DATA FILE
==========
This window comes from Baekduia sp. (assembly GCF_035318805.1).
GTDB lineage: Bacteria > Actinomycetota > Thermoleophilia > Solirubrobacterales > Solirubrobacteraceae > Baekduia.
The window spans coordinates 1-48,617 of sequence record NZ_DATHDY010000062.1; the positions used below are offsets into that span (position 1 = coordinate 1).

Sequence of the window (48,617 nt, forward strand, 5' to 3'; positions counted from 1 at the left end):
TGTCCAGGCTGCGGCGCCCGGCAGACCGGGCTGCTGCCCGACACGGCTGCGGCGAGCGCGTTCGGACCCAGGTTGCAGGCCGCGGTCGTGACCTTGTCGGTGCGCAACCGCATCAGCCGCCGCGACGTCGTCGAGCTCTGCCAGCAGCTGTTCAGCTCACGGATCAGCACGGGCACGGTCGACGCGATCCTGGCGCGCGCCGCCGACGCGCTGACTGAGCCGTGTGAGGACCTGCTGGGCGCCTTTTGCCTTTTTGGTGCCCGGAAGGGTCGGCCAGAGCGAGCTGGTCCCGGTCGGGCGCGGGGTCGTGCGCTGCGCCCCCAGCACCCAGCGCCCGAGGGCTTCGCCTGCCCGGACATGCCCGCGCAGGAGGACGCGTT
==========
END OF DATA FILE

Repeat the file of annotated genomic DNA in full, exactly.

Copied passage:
This window comes from Baekduia sp. (assembly GCF_035318805.1).
GTDB lineage: Bacteria > Actinomycetota > Thermoleophilia > Solirubrobacterales > Solirubrobacteraceae > Baekduia.
The window spans coordinates 1-48,617 of sequence record NZ_DATHDY010000062.1; the positions used below are offsets into that span (position 1 = coordinate 1).

Sequence of the window (48,617 nt, forward strand, 5' to 3'; positions counted from 1 at the left end):
TGTCCAGGCTGCGGCGCCCGGCAGACCGGGCTGCTGCCCGACACGGCTGCGGCGAGCGCGTTCGGACCCAGGTTGCAGGCCGCGGTCGTGACCTTGTCGGTGCGCAACCGCATCAGCCGCCGCGACGTCGTCGAGCTCTGCCAGCAGCTGTTCAGCTCACGGATCAGCACGGGCACGGTCGACGCGATCCTGGCGCGCGCCGCCGACGCGCTGACTGAGCCGTGTGAGGACCTGCTGGGCGCCTTTTGCCTTTTTGGTGCCCGGAAGGGTCGGCCAGAGCGAGCTGGTCCCGGTCGGGCGCGGGGTCGTGCGCTGCGCCCCCAGCACCCAGCGCCCGAGGGCTTCGCCTGCCCGGACATGCCCGCGCAGGAGGACGCGTT